“We are so thankful for the new factory in Austria to revive the brand like they have, and so successfully,” Lindstrom said. “This just follows on the heels of that. I was not on board from the beginning, but when I heard about it, I was fully supportive and offered my help. It’s good for the brand, it’s good for the people it’s good for everybody.”

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The Husky World Championships wasn’t a vintage-only event. Canadian Women’s pro MX racer Lexi Pechout handily took the Women’s Pro victory aboard her Blackfoot Husqvarna. PHOYO BY JEAN TURNER.

The CALVMX crew also lent a hand to the Husky World Championships by offering their vintage racing expertise and running the ground operations. Everything ran like clockwork between the finish line and the start.

“They like to say they run the thing like a carrier deck, and they did,” Catterson remarked. “They did a great job with that.”

Vintage racers came from around the world—quite literally–coming from as far away as England for the event. But the unique thing about the Husky World Championship wasn’t the vintage quality–rather it was the juxtaposition of old and new, 2017s alongside 1971s, 70-year-olds and 7-year-olds on the same track, enjoying motocross in all stages of its evolution at one event. For a brand that prides itself on heritage, there is no better platform.

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Husqvarna Motorcycles North America (and KTM North America) president John Hinz was proud to fly the modern machinery at the Husky World Championships, riding a 2017 FC 250. PHOTO BY JEAN TURNER.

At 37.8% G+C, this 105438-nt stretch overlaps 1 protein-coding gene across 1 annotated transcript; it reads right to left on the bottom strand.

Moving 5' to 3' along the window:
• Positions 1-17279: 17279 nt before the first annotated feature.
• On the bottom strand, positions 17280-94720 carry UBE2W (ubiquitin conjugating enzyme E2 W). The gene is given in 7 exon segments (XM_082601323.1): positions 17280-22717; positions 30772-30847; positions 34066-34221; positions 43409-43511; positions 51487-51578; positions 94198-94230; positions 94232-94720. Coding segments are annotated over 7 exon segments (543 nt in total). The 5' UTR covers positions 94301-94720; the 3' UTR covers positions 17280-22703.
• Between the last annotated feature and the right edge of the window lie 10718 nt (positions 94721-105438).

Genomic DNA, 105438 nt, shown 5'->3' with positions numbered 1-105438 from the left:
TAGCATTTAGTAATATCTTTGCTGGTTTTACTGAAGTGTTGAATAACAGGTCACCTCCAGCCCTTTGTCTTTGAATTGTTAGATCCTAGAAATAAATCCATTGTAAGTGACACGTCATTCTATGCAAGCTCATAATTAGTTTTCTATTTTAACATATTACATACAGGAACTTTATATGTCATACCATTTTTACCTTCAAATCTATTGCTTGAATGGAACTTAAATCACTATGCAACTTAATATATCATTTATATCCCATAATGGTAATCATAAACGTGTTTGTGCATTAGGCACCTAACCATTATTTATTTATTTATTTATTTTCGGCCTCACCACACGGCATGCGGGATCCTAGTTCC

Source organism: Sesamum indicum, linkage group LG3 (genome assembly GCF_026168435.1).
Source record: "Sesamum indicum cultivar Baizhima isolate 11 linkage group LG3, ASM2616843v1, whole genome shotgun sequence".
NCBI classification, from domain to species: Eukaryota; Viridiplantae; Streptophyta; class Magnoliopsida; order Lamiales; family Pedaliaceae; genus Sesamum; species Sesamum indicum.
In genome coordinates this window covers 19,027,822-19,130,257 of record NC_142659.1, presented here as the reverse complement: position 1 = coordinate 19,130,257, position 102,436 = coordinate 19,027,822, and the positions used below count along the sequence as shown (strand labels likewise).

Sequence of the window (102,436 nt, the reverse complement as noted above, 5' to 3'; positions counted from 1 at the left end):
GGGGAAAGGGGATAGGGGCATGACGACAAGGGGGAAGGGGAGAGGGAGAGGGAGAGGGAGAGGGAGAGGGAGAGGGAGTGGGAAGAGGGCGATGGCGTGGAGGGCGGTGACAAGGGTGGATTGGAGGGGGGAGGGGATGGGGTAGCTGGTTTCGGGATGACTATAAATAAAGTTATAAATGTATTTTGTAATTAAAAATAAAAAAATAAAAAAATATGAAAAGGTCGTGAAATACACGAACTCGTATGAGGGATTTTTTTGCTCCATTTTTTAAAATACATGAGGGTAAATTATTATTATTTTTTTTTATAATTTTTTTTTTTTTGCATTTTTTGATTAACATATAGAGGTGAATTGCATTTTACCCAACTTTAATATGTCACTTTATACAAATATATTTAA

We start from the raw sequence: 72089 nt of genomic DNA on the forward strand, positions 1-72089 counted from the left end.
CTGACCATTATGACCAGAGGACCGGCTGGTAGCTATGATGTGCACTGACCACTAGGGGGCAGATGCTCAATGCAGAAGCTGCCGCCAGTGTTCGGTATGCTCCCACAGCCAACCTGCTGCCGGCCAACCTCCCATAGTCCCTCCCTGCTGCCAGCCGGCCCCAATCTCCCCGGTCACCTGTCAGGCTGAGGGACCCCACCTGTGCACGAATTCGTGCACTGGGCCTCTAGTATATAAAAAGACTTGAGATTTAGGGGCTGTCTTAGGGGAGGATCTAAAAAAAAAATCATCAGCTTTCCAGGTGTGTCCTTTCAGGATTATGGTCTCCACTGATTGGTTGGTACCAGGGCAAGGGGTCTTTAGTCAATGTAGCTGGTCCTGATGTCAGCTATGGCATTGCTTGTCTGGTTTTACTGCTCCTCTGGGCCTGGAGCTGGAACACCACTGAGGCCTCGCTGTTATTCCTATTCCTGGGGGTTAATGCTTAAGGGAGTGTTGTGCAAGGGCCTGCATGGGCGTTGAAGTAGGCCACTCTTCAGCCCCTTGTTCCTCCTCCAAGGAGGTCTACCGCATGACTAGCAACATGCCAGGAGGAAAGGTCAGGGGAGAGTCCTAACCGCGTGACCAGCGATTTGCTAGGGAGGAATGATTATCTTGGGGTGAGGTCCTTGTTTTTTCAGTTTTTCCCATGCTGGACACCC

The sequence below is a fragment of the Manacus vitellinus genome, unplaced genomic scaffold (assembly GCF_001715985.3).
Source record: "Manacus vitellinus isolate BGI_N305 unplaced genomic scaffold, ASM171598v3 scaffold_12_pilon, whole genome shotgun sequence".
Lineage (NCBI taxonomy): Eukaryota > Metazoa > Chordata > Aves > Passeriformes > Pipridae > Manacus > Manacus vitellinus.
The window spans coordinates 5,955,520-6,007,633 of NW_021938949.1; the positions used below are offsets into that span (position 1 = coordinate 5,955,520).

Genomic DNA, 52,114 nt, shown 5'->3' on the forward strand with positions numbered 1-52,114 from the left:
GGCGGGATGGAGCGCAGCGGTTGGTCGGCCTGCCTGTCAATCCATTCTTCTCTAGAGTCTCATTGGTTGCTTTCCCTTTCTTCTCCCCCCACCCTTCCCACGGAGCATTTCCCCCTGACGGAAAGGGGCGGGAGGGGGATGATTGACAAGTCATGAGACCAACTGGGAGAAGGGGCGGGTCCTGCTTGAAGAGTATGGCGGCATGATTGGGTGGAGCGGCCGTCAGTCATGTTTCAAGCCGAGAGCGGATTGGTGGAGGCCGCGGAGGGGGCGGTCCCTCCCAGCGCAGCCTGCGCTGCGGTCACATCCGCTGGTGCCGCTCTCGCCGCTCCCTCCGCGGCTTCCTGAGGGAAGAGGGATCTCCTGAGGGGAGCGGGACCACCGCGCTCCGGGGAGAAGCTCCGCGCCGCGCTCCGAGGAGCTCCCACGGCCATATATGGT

“It’s such a great event to bring together vintage customers with some of our brand new Husqvarna customers,” said John Hinz, president of Husqvarna Motorcycles North America. “It’s a great opportunity to come out here and share the sport with fans, customers, riders and racers.”

Hinz, himself, spent the day racing alongside the fans and heroes of Husky history. But for him, modern was the only way to go.

“No vintage bikes for me,” Hinz said with a laugh. “I was all modern! I had a 2017 FC 250 today. We had some fun out there and enjoyed chatting about old motocross memories and making some new ones.”

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There were plenty of Husqvarna legends at the Husky World Championships. (Lefdt to right) Gunnar Lindstrom, Tom White and Mark Blackwell share a moment with Norm DeWitt. PHOTO BY JEAN TURNER.

The highest honor of the day went to Mark Blackwell, who was presented with the inaugural Husky World Championships Lifetime Achievement Award. Blackwell, also an AMA Motorcycle Hall of Famer, is a former Husqvarna factory racer, and was also the head of Husqvarna Motorcycles in the U.S. for a time. Blackwell still consults with Husqvarna today, and remains ever proud of the innovative and resilient brand that introduced motocross to America.

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Gunnar Lindstrom shows off his 1957 Husqvarna 175 Silverpilen—a rare sight in the U.S. as Huskys were not imported to America until the early 60s. PHOTO BY JEAN TURNER.

In the end, the event was a measured success. Catterson and company were quite pleased by the reception and the appreciation showed by all in attendance. They now look forward to the second annual Husky World Championship, but for the immediate future, Catterson’s goals remain a bit simpler.

When asked for his closing thoughts, he simply commented, “I need a beer. And a nap.”